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It's Time for Ainge to Produce


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Boston Sports Forum Commentary
Del N. Jones
    You're on the clock Danny Ainge. Let's see whatcha got.
    That will be the general New England consensus this week as the former Boston Celtics player and new executive director of basketball operations takes part in the 2004 NBA Draft, concluding his first full season as the No. 1 shot-caller.
   After moving around the roster like mismanaged chess pieces in his rookie front office year, Ainge will take three first round picks (15, 24 and 25) into the annual auction that will go far in determining how things will go during his return to Kelly green.
   Basically, it's Danny's show - trading away one of the two in-house franchise players, running off a solid and popular head coach, and bringing in his good friend to take over on the bench following a turbulent season that subjected the few remaining faithful to a turnstile of sad departures.
   Antoine Walker went in favor of Raef LaFrentz and friends; Eric Williams and Tony Battie for Ricky Davis. Chucky Atkins, a first round pick and some cash came back in the three-way deal that sent final piece Rasheed Wallace to the eventual NBA champion Detroit Pistons.
   Remind me, does Danny get a ring for that move?
   The crew that will put on the once famous colors Thursday will have be serious contributors to keep the believers believing, and that includes the ghosts of 16 championship banners up in the rafters.
   So far Ainge has drawn a polar reaction to his arrival and microwaved methods. After Boston welcomed one of its basketball brethren home before the end of the 2002-03 season, his moves have either angered or encouraged. Supporters have preached patience. Detractors have swung open the door with hopes that a new ownership group would demand the direction that is not clearly seen in the front office thus far.
    A solid/good draft could go a long way to change that anti-season ticket perception and Ainge will draw the credit or the blame for either sway.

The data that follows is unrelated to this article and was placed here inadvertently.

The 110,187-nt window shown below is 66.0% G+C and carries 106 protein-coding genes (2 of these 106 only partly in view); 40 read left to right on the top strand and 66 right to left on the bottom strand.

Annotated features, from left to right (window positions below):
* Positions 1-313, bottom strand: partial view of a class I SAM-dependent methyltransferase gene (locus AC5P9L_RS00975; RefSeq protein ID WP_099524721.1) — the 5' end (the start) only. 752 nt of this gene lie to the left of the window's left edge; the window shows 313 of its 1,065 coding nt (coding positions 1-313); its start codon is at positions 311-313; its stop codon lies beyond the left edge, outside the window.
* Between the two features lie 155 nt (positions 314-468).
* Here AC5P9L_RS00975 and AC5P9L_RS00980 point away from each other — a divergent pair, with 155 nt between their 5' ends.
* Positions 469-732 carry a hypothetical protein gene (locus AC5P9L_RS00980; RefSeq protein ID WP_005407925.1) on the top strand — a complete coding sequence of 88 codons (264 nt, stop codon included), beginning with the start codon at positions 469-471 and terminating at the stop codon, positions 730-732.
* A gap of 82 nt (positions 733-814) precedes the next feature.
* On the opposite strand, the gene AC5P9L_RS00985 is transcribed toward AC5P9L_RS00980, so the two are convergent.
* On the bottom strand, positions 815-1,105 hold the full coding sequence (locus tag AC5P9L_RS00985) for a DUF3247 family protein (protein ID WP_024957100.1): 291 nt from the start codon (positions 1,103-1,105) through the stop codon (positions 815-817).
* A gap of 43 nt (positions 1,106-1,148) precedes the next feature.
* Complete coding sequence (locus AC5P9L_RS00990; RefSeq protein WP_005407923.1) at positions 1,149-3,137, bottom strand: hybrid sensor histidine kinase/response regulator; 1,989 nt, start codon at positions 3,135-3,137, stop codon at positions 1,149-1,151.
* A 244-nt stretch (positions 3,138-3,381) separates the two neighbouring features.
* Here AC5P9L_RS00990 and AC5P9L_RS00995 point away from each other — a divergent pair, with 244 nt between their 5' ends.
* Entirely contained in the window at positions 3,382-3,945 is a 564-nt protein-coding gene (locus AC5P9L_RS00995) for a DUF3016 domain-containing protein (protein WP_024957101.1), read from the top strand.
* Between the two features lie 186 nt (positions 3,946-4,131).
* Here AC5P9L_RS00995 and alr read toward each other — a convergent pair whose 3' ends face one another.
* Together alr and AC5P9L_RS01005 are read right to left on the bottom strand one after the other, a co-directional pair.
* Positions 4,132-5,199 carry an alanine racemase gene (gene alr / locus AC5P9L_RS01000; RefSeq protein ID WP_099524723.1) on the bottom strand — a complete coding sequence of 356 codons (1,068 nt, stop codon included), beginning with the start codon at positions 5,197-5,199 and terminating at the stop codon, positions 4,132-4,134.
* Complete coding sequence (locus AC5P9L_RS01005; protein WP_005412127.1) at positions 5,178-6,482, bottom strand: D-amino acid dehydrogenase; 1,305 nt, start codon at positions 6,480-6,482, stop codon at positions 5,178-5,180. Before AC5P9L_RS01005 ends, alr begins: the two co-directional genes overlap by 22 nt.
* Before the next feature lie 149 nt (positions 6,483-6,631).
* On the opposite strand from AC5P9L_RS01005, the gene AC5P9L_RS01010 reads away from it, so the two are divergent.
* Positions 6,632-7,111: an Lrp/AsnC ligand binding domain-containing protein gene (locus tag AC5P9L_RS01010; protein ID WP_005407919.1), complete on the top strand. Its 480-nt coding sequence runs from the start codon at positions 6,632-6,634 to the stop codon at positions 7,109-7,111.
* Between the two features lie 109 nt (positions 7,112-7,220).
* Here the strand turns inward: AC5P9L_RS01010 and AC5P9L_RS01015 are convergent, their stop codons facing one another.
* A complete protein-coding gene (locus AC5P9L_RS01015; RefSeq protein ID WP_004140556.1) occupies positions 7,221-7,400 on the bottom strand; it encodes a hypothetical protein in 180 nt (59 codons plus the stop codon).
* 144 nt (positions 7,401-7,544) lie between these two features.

This draft must resemble the years of Cowens, Maxwell and McHale - not Kite, Montross and Mercer.
   Ainge believes he's ready for the pressure of making the correct personnel choices. His new head coach Doc Rivers sure hopes so.
   "Iíve been a big believer that the GMs and the scouts have seen guys all year, as far as the college guys," Rivers said in a recent chat session on "And I tend to lean more on them about the draft. I try to give Danny an idea of what Iím looking for in the type of players to fit my style so he can then go and look at these college guys, in a lot of cases high school guys, for the draft. But Iím the one who has seen the pro players. And you know, thatís where Danny and I have had a lot of discussions about who would be a good fit for our style."
    Ainge's style has been quick decisions that are ironically supposed to be for a better "future" for the franchise. Celtics fans have been forced to look into that uncertainty after going six embarrassing seasons without making the playoffs, finally ended by the current three-year non-lottery streak.
   Ainge will be the deliverer of renewed title dreams or the undertaker driving the masses further away from that greatly desired location.
    The Pistons just showed the basketball world that a championship can be won with hardworking role players absent star qualities, replaced by cohesive effort.
   But a strong front office with the instincts to know when and where to make the right decisions is still needed to reach the unpromised land.
  Thursday will go far in letting us know whether the Celtics' current shot-caller is truly worthy of the job.

Commentaries by Del N. Jones are posted on Boston Sports Forum every Monday. His weekend columns can also be read in the Saturday/Sunday edition of The Patriot Ledger or at